4:36 PM  
Blogger Dr Maroon said...

http://capetorio.blogspot.com/

Are you going to the party?
Are you going to the Boston Tea Party?

Redcoats in the village
There's fighting in the streets
The Indians and the
mountain men, well
They are talking when they meet
The king has said he's gonna put a tax on tea
And that's the reason you all Americans drink coffee

Are you going to the party?
Are you going to the Boston Tea Party?

10:57 AM  
Blogger Dr Maroon said...

I went back and read the post and comments and now feel I was rather flip.

Twenty Major the other day accused me of having no one to talk to. He was right when I thought about it.
i log on here because there's more happening in ten minutes here than in the long dark teatime with colleagues, one of whom is here right noe and told me there should have been 2 Ls in colleague, anyway, ican go to thje canteen and listen to people talking about schools, holidays, magnolia for the spare room, Tony Blair, economics sometimes, but I could slash my wrists, I come on here with all this lot and I feel better.

11:13 AM  
Blogger Dr Maroon said...

I had a really good first experience. Maybe I was lucky.

11:15 AM  
Blogger SheBah said...

Safe T - I think the first time is the only time we every give ourselves completely - hence we remember it with extra fondness, cos its rare that we ever plumb that depth of feeling again with a lover. Our self preservation kicks in! Only a few lucky people end up with their first love. I think for every subsequent relationship we are more guarded, more careful as we don't want to risk being hurt or rejected, and also to make sure that the other person is as they seem before we surrender whats left of our heart again. The first love we fall for is usually a very idealised situation,where the other person could not possibly live up to that expectation. Then we realise they are just another ordinary person when all passion is spent.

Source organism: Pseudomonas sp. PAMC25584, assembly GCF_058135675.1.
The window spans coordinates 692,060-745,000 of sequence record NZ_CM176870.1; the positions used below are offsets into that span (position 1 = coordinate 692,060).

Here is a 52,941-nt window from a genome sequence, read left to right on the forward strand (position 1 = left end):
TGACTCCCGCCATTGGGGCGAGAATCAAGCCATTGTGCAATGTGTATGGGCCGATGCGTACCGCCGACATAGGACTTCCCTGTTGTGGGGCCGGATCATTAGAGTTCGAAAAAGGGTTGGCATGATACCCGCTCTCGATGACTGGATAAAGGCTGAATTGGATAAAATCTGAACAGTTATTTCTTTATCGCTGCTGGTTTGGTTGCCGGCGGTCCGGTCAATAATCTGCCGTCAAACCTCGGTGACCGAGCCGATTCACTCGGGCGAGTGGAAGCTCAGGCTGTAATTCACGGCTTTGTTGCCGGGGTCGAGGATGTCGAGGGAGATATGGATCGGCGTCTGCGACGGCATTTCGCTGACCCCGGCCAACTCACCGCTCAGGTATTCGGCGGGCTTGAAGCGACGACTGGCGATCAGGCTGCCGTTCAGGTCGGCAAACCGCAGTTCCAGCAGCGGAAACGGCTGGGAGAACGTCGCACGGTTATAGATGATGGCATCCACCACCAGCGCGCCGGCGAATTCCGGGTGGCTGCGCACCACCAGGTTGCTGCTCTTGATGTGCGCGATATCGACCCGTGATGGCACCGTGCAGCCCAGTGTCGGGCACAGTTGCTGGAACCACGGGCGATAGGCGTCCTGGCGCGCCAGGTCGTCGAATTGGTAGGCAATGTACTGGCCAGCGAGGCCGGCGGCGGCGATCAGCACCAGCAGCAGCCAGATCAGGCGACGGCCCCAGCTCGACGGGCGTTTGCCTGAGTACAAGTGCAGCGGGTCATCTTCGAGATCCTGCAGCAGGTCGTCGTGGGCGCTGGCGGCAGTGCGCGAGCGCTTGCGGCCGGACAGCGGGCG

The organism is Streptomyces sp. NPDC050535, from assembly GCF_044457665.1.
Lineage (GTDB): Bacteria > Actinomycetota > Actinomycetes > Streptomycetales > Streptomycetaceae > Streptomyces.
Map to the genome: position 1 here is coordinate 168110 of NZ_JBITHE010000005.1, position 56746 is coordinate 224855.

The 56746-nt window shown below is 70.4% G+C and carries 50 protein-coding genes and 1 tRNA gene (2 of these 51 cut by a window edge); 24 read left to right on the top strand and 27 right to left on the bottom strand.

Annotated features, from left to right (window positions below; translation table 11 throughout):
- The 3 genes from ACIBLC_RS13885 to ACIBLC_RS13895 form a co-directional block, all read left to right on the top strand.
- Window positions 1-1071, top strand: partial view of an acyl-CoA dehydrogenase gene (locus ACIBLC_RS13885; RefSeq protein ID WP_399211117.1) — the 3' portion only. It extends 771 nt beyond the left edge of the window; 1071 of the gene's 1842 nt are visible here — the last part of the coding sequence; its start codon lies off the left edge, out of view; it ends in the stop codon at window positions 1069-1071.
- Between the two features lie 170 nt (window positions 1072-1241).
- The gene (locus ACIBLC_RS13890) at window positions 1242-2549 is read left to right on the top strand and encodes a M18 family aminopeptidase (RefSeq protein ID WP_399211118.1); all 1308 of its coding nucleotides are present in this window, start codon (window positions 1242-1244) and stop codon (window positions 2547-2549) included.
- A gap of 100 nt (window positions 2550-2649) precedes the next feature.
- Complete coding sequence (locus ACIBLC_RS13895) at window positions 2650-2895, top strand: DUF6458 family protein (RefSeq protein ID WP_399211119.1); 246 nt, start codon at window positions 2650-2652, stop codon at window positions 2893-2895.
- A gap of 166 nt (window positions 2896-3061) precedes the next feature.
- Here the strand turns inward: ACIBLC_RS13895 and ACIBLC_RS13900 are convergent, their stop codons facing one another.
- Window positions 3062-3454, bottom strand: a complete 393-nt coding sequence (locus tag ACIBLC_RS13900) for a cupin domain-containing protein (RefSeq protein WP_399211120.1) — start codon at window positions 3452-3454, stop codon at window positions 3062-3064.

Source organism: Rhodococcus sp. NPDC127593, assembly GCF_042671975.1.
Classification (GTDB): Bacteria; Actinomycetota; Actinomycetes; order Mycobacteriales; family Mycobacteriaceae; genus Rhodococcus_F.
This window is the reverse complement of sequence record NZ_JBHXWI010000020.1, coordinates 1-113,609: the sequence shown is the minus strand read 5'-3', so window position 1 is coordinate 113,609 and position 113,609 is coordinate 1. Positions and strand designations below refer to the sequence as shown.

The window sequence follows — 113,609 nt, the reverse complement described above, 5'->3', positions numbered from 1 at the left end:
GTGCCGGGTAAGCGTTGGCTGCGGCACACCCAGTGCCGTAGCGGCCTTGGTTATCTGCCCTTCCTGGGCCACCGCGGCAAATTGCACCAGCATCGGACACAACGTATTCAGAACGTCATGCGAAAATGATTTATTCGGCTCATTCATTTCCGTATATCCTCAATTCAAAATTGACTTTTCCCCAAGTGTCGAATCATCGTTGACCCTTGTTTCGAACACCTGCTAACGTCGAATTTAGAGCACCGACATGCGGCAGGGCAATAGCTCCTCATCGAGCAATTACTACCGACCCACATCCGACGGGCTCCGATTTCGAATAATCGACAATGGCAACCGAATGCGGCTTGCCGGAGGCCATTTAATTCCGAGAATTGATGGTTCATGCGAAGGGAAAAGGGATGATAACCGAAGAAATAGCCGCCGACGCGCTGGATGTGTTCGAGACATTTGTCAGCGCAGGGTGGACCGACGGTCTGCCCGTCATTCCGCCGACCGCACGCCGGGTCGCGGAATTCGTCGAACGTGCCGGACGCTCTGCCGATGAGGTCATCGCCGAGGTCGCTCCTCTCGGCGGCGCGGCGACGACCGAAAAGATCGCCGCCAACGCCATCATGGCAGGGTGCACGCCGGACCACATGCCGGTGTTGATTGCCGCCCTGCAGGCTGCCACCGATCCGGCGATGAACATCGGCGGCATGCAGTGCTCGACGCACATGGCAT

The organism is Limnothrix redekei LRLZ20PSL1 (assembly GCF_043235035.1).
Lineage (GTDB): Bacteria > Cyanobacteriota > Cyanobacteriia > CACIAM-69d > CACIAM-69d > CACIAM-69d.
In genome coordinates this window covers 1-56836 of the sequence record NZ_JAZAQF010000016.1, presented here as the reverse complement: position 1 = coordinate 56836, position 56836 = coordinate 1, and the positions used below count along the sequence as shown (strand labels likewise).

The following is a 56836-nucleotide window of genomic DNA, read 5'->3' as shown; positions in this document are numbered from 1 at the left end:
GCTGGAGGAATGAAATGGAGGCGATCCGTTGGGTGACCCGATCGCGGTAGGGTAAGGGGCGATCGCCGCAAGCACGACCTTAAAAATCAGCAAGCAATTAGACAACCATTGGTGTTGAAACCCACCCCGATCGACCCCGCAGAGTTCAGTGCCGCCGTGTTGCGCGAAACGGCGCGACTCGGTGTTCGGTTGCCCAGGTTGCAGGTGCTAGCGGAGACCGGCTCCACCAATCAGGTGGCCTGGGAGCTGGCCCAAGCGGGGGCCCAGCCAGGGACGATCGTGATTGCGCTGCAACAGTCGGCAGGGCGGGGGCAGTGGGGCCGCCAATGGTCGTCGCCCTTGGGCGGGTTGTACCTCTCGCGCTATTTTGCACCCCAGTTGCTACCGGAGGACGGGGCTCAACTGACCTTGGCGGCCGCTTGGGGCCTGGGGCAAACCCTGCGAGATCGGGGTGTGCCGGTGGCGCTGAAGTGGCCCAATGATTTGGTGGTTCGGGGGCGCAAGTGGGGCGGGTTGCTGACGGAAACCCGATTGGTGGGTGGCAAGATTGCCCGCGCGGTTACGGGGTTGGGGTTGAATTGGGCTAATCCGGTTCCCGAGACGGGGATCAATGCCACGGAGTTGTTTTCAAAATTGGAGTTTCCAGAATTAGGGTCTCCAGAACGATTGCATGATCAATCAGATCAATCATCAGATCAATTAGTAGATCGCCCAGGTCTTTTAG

4:28 AM  
Blogger Kim Ayres said...

I think the longer we're getting to know each other (over a year now with many of the Blunt Coggers) the more we get to see of each other's moods and views of the world. Like any good friends we can have a laugh, but we recognise that everyone has a serious side to them too.

I love the diversity of the bloggers I visit - everything from hysterically funny and creative through to emotionaly raw or educational.

5:34 AM  
Blogger Dandelion said...

I don't think that the prevalence of sexual abuse of females by males actually does equip females to deal with it better. I think it makes it look like the norm, and therefore harder to fight against. That, together with early gender-role socialisation conspires to produce females who are actually pretty vulnerable to this stuff, and rather more so than males.

Sherman - it's not the same offence actually, any more than the act of sex is the same experience for the male as it is for the woman, either physically, emotionally or culturally. It's a tired old argument, so I shan't rehearse it here, but that kind of shallow thinking really pees me off.

7:48 AM  
Blogger Gorilla Bananas said...

What a sensitive, thoughtful woman you are, Ms Shebah. You'd make a good daughter-in-law for some crusty old patriarch.

1:35 PM